The news articles from CNN “Donald Trump vs. the Pope on immigration, climate change” and from International Business Times “Donald Trump takes on Pope Francis on immigration and global warming” involve the speech the Pope said at the White House on Sept. 23, 2015 and Donald Trump’s reaction to it. Pope Francis advised the United States to welcome immigrants and to act upon global warming and climate change. For Trump, these claims seemed untrue; as he believes there is no such thing as climate change and still plans to deport undocumented immigrants from the US. Just by looking at the title of the articles, the clash between the Pope and Donald Trump is seen. Even the titles suggest that the two public figures actively disagree on the topics by saying “Donald Trump vs. the Pope” and “Donald Trump takes on the Pope”. The news networks are giving the Pope support by indirectly saying that Donald Trump is “the bad guy” and he does not know what he is talking about.
The use of words and word choice is essential in rhetorical analysis. In the International Business Times article the author can be described as slightly more objective than the author of the CNN article because of her abundant use of quotations. “… Pope told thousands on the South Lawn of the White House on 23 September that global warming could ‘no longer be left to a future generation’ to resolve, Trump transformed the issue into an economic one.” This quote from the International Business Times is somewhat stating that the Pope’s argument about the issue presented was good and Trump took it a wrong way. The CNN article is not supposed to be, but basically is about Donald Trump because he is the focus. The article shapes itself around Trump’s past racist comments and opinion on climate change and global warming. The words “pointed to”, “insisted”, “broke” were utilized to put Trump versus the Pope.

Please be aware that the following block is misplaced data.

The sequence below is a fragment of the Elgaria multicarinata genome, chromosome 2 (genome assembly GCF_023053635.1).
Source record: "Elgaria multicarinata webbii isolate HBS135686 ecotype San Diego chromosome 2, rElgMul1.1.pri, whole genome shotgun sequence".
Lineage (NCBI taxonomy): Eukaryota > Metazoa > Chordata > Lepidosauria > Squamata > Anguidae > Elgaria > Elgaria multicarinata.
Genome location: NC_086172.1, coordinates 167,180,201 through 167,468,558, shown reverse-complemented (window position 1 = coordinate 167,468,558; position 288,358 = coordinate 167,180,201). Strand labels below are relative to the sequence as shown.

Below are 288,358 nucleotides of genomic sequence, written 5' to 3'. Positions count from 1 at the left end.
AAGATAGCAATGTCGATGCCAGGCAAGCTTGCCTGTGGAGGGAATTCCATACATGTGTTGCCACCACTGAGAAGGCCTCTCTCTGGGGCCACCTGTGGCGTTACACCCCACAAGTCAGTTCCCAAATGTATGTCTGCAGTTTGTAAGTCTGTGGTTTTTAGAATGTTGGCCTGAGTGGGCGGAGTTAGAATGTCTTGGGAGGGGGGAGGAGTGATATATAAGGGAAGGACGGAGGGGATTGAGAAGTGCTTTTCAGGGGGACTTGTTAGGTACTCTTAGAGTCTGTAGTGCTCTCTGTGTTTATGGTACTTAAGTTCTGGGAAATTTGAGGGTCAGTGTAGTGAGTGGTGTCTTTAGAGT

Both articles contain ethos because of the religious and political figures. Donald Trump has loyal followers that identify with what he claims, but he also has people that are against him and his beliefs. These Trump-haters are the people that these articles are trying to reach out to. So in this case, ethos works in a strange way… People give more credibility to the writers on the issue of defaming Donald Trump because of their previously formed negative opinion of him. On the other hand, the Pope is a public figure known for being well liked, especially Pope Francis. A huge amount of individuals, not necessarily Catholic, like Pope Francis because his beliefs are modernized and he is breaking religious schemes. So, the two news articles appeal to people that are more in favor of the Pope and his views than of Donald Trump and his nonsense.